Paul gives credit where it is due: the building of the Church by adding to its numbers, and the strengthening of the faith of those already within it, is thanks to God.


We ought to depend wholly on God, and not on superficial programs and advertisements and faddish gimmicks to draw people to our churches and to help them grow there.


That said, Paul goes on to describe the role that people play in all of this.


We read here that the Gospel is the power of God for salvation by working through people. We may observe at least four ways in this passage that God uses people to bring about salvation and growth in the Church.

1. Preaching. "...God, whom I serve in my spirit in the preaching of the gospel of His Son..." (v. 9)

2. Prayer for each other. "...God...is my witness as to how unceasingly I make mention of you...in my prayers" (vv. 9-10)

3. Ministry of spiritual gifts. "For I long to see you, that I may impart some spiritual gift to you, that you may be established;" (v. 11)

4. Fellowship. "that is, that I may be encouraged together with you while among you, each of us by the other's faith, both yours and mine." (v. 12)


In preaching and prayer, we see very clearly how dependent we are on God for the vibrancy of our faith. Preaching would not be possible if we did not have access to God's Word. Effective prayer would not be possible if we didn't have God--or if we didn't have a God who mercifully cared to listen to us.

In spiritual gift ministry and in fellowship, we see very clearly how dependent we are on each other for the vibrancy of our faith. Neither of these means of grace are available to us outside the community of a local church body.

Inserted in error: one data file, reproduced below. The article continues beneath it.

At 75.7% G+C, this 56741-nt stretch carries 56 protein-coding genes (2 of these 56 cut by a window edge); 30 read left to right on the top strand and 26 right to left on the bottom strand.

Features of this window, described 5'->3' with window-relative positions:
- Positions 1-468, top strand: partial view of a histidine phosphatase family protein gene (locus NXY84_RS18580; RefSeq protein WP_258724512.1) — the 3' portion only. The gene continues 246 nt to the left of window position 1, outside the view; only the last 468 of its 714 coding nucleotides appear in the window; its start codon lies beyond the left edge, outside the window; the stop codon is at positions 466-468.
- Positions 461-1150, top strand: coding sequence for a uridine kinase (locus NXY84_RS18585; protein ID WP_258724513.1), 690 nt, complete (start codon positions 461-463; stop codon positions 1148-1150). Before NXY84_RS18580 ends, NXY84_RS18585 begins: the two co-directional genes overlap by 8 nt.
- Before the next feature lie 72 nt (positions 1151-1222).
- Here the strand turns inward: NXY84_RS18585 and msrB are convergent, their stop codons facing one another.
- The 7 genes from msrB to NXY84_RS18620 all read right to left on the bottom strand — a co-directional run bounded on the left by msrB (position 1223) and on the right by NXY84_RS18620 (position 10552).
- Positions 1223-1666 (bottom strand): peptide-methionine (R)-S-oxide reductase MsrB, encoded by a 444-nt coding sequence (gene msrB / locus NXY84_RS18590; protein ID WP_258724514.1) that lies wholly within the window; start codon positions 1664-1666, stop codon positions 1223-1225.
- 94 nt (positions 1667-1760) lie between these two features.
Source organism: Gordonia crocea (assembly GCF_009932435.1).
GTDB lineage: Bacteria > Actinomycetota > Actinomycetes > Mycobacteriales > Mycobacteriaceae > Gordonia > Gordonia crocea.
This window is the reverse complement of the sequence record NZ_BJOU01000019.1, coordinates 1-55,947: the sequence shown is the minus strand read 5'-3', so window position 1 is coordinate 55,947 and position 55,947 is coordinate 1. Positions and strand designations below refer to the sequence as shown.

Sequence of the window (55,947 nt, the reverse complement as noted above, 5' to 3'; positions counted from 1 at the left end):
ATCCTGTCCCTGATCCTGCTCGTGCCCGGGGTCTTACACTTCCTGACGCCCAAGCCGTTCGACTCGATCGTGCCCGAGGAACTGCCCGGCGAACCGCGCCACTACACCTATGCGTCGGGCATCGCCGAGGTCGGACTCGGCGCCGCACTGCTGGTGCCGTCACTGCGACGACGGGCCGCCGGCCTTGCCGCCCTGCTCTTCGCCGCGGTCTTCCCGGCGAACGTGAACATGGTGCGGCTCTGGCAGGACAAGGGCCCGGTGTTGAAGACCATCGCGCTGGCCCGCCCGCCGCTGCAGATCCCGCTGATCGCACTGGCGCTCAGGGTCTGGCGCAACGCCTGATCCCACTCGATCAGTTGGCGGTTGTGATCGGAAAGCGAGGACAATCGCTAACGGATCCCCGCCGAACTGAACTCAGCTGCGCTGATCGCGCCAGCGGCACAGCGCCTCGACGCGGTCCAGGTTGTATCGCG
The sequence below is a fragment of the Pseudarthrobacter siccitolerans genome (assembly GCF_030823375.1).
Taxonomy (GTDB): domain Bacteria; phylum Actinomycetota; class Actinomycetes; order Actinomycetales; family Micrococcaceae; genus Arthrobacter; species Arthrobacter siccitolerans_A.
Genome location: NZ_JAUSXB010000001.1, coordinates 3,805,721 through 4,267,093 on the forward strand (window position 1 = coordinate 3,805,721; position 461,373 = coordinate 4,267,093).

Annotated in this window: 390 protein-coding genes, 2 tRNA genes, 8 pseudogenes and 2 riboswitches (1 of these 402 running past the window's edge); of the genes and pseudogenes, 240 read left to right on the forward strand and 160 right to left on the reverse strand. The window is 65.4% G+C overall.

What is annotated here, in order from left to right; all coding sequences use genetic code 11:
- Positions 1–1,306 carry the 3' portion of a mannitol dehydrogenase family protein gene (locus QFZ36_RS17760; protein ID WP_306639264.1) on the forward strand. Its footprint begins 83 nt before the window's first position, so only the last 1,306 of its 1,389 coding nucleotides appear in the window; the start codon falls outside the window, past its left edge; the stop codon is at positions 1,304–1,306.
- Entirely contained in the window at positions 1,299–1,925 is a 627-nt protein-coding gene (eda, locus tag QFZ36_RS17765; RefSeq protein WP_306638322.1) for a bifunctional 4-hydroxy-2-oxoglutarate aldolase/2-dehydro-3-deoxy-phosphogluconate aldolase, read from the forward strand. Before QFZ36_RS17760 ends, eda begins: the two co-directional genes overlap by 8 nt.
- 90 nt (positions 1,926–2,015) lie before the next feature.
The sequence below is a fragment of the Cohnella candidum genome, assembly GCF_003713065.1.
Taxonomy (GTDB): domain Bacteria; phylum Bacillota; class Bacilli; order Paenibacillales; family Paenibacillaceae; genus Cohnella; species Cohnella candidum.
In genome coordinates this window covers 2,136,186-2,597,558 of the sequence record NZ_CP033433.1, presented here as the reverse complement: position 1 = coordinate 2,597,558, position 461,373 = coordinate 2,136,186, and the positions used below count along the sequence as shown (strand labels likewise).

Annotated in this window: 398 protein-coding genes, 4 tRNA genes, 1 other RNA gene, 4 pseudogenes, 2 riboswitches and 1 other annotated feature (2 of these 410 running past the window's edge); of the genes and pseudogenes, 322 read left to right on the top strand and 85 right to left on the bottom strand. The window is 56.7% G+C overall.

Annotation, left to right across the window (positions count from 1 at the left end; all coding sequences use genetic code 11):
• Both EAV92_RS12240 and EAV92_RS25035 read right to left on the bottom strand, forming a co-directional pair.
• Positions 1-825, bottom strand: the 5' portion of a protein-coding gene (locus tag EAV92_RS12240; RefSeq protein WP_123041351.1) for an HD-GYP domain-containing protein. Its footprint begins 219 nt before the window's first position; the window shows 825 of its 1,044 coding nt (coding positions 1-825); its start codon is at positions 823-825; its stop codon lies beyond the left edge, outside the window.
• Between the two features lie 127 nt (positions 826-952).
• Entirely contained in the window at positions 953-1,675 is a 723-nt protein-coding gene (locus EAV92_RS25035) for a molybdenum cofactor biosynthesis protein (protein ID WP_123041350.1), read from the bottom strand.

We can flip these around, too, and say that preaching and prayer both in a sense depend on people; and spiritual gifts and fellowship depend on God, too! We need a preacher, or at least someone who is wiser and more well-studied in the Scriptures than us to unfold God's Word for us on a regular basis. We need lots of our brothers and sisters to regularly be on their knees praying for us. We need the Holy Spirit to come and gift us for ministry to each other. And it is God we need to come and bless our relationships in such ways that our fellowship can be encouraging and profitable.

Because all of this is, indeed, aimed at profiting something: spiritual fruit. Notice the purpose of Paul's planned visits in v. 13 "...so that I may obtain some fruit among you" I take spiritual fruit to mean things like the "fruits of the Spirit" in the famous passage in Galatians 5 (love, joy, peace, patience, kindness, goodness, faithfulness, gentleness, and self-control); as well as increasing victory over sin and doubt in our lives.

It should both humble us and encourage us that God is the one at work in our salvation and spiritual growth; and it should both humble us and encourage us that people are the means whereby He does this great work.

Trust in God above all else!